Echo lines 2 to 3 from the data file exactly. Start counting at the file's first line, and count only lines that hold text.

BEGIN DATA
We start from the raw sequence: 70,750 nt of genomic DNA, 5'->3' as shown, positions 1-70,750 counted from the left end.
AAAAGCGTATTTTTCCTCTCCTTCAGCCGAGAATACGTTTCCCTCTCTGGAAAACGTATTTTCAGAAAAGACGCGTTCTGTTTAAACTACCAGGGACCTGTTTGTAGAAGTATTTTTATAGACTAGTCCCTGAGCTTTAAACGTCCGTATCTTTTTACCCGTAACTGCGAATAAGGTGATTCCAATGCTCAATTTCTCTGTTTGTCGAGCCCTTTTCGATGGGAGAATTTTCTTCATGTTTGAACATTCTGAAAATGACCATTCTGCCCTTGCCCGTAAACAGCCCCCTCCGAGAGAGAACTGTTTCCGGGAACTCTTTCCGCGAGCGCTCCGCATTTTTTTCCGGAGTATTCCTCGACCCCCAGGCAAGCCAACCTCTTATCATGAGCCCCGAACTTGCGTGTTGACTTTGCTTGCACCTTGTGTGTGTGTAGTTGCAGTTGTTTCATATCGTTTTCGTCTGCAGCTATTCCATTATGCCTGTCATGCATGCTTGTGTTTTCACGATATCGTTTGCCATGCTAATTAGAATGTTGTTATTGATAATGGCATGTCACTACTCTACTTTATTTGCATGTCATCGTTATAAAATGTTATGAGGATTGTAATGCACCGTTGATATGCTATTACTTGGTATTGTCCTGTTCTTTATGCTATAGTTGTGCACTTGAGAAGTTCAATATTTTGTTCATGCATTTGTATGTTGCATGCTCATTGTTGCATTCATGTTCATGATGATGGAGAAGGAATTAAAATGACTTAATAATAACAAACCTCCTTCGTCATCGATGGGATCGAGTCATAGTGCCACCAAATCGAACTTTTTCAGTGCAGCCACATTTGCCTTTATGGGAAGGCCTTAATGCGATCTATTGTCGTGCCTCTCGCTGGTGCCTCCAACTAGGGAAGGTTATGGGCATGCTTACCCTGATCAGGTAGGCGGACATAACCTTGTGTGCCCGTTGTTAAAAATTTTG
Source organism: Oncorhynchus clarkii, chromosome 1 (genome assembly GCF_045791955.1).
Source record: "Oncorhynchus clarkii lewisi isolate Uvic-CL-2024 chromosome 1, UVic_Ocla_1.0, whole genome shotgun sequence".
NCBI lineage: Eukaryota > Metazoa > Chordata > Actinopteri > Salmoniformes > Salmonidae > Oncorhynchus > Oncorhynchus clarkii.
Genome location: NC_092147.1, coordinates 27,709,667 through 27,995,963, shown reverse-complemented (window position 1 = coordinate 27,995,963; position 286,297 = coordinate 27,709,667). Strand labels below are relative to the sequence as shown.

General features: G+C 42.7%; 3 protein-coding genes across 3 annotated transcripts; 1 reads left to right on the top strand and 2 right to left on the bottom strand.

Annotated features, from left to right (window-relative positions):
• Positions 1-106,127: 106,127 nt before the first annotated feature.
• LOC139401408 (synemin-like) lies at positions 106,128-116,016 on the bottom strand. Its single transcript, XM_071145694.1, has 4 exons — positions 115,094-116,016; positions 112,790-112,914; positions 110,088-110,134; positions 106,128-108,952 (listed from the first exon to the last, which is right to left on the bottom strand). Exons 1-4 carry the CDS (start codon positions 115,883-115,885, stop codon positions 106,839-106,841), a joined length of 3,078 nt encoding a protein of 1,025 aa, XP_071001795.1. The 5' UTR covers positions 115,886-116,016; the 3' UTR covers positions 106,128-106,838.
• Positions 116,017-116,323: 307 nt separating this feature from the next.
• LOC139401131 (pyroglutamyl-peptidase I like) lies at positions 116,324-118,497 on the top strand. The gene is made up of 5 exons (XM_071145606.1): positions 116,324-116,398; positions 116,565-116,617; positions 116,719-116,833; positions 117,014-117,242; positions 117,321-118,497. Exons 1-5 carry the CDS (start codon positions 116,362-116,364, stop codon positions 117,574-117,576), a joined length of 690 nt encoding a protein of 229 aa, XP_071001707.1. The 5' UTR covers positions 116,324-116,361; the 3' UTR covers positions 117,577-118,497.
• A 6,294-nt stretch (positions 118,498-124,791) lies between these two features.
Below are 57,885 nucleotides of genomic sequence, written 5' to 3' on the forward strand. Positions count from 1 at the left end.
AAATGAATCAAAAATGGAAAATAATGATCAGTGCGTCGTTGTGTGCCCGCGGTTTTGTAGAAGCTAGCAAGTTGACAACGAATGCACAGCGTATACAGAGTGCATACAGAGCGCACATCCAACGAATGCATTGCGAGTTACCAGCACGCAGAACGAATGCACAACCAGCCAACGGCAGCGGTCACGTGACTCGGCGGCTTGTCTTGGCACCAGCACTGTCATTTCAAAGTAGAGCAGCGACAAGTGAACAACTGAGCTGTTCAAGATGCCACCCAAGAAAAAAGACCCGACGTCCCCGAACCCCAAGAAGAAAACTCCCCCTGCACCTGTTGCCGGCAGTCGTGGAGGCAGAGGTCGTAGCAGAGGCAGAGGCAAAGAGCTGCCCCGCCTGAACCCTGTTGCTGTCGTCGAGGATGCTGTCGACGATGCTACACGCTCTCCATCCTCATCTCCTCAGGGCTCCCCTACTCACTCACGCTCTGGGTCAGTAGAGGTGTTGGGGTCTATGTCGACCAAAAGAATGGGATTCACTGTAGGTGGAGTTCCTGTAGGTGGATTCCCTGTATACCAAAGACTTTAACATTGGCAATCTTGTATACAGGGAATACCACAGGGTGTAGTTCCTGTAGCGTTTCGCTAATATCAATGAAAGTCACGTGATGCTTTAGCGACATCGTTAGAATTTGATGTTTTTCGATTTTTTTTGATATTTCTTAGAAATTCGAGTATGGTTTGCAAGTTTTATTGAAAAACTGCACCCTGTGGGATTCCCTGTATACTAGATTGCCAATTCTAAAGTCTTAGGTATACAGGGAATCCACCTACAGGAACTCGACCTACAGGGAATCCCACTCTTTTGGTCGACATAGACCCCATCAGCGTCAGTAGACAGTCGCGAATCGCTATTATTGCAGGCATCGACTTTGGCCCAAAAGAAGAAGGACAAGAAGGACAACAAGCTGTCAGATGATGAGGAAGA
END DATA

AAAAGCGTATTTTTCCTCTCCTTCAGCCGAGAATACGTTTCCCTCTCTGGAAAACGTATTTTCAGAAAAGACGCGTTCTGTTTAAACTACCAGGGACCTGTTTGTAGAAGTATTTTTATAGACTAGTCCCTGAGCTTTAAACGTCCGTATCTTTTTACCCGTAACTGCGAATAAGGTGATTCCAATGCTCAATTTCTCTGTTTGTCGAGCCCTTTTCGATGGGAGAATTTTCTTCATGTTTGAACATTCTGAAAATGACCATTCTGCCCTTGCCCGTAAACAGCCCCCTCCGAGAGAGAACTGTTTCCGGGAACTCTTTCCGCGAGCGCTCCGCATTTTTTTCCGGAGTATTCCTCGACCCCCAGGCAAGCCAACCTCTTATCATGAGCCCCGAACTTGCGTGTTGACTTTGCTTGCACCTTGTGTGTGTGTAGTTGCAGTTGTTTCATATCGTTTTCGTCTGCAGCTATTCCATTATGCCTGTCATGCATGCTTGTGTTTTCACGATATCGTTTGCCATGCTAATTAGAATGTTGTTATTGATAATGGCATGTCACTACTCTACTTTATTTGCATGTCATCGTTATAAAATGTTATGAGGATTGTAATGCACCGTTGATATGCTATTACTTGGTATTGTCCTGTTCTTTATGCTATAGTTGTGCACTTGAGAAGTTCAATATTTTGTTCATGCATTTGTATGTTGCATGCTCATTGTTGCATTCATGTTCATGATGATGGAGAAGGAATTAAAATGACTTAATAATAACAAACCTCCTTCGTCATCGATGGGATCGAGTCATAGTGCCACCAAATCGAACTTTTTCAGTGCAGCCACATTTGCCTTTATGGGAAGGCCTTAATGCGATCTATTGTCGTGCCTCTCGCTGGTGCCTCCAACTAGGGAAGGTTATGGGCATGCTTACCCTGATCAGGTAGGCGGACATAACCTTGTGTGCCCGTTGTTAAAAATTTTG
Source organism: Oncorhynchus clarkii, chromosome 1 (genome assembly GCF_045791955.1).